This rule of Wilder's made me think about White Papers. Why? Because so many of them make us ask the question 'where are we going?' And often I’m only halfway through the first page when I ask. Kurt Vonnegut, one of my favourite writers, offered this advice: ‘Use the time of total strangers in such a way that they will not feel their time was wasted.’

That's good advice. A White Paper is no different to a film or book in many ways: you need a story to engage the reader or it will bore the socks off her. Stories have a common structure: a beginning, a middle and an end. Stories also make a promise to share something of interest or value with the reader, or a promise that she’ll learn something vital.

If you have a problem with the third act, the real problem is in the first act

Like jokes, the White Paper's story has to be told the right way to work. The set-up is as important as the punch line. If you leave your reader with no idea why she bothered, the White Paper has failed. That’s why Wilder says: ‘If you haven’t set up the joke the right way, it doesn’t matter how well you deliver the punch line – it will fall on its face.

We’re offered white papers every day, and one of these was the perfect How-Not-To. It was from an IT company, and it was 29 pages long. Stop laughing, this is serious. Here’s what it contained:

  • First we had to wade through a long and tedious history lesson - why?
  • Then came a long-winded introduction to their technology, which read like a brochure
  • That was followed by a detailed guide on how to use their technology, which was neither an application brief nor a best practice guide
  • It ended with 2 customer case studies

I shudder to think what the IT company paid for this document. The set-up was sleep-inducing, the story line nonexistent, and I doubt any reader ever got as far as the punch line.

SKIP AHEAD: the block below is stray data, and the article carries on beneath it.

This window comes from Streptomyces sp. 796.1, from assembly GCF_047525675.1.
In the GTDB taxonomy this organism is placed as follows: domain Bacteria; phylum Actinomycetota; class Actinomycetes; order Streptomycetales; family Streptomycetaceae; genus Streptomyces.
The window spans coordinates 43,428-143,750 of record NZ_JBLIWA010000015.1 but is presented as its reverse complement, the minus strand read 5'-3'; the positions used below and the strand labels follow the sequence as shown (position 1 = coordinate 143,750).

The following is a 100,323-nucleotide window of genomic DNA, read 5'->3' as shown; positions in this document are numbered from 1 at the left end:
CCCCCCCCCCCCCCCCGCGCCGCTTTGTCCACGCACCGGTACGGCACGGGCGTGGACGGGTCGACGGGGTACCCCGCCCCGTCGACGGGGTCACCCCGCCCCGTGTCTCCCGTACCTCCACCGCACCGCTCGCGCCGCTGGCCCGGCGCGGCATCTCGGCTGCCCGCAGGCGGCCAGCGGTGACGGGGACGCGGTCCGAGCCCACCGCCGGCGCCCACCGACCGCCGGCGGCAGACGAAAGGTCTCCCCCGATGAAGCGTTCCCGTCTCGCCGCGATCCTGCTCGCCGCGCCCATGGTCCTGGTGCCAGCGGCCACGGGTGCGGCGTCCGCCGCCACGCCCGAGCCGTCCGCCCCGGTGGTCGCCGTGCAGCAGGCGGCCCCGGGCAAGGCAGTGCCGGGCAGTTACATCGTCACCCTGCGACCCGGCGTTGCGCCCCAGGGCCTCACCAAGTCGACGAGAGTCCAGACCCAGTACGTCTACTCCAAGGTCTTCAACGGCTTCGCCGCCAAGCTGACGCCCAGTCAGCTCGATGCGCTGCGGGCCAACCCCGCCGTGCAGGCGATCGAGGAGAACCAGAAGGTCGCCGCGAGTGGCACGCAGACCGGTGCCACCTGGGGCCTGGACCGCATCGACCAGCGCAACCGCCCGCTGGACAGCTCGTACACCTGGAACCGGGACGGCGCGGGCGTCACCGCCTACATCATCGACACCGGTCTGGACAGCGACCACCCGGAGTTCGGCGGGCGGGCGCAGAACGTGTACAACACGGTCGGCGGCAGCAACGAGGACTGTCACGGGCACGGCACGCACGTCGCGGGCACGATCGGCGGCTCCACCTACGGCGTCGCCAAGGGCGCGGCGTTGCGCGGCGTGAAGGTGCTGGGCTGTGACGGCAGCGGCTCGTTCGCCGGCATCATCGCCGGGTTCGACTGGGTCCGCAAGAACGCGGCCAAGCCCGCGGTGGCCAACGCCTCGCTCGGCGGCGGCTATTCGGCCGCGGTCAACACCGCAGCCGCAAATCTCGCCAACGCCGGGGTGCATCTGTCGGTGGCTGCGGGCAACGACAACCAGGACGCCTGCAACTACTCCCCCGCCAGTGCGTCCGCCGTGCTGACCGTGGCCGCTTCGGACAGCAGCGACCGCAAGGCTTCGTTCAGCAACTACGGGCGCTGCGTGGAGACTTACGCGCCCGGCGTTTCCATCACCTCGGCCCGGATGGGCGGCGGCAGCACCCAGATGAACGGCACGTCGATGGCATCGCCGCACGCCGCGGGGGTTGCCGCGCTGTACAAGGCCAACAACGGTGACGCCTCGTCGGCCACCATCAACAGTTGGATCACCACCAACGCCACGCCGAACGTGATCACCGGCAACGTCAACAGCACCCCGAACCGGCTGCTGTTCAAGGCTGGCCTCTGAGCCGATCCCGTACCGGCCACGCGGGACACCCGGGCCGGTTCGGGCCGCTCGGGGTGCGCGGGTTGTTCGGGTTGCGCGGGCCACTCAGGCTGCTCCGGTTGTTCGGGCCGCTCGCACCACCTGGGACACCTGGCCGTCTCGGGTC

A White Paper is no Joke

This is not one of Wilder's rules, but jokes have to follow the same rules. A White Paper is no crime thriller either, so you can’t start the story with a murder. What you can do is to start by asking 2 or 3 direct questions that speak to a problem that keeps people in your target industry awake at night. That's the role of White Papers in technology marketing: to explain common challenges and offer fresh ideas and perspectives for dealing with them. The rest is standard story structure:

  • The set-up: questions that grab the reader
  • The promise: answers to the pressing problem
  • Define what the problem is, and why doing nothing is not an option
  • Describe how others have tried to solve the problem – use a couple of pertinent examples
  • Explain why those approaches haven’t worked – use expert quotes to support your stance
  • Show why a different approach can work – use more expert quotes
  • Explain what that approach consists of (elements that happen to be part of your solution)
  • Use a couple of strong examples that show how the approach works, with customer quotes.

Additional Reading

Unpacking Billy Wilder’s 10 Screenwriting Tips


Kim Brebach
Content Chief

I've always loved people and words. As long as I can remember, I've been a story-teller and the team here says I'm pretty good at it. That's probably why I head up the Content Team: I create the arc of the story and others add their magic.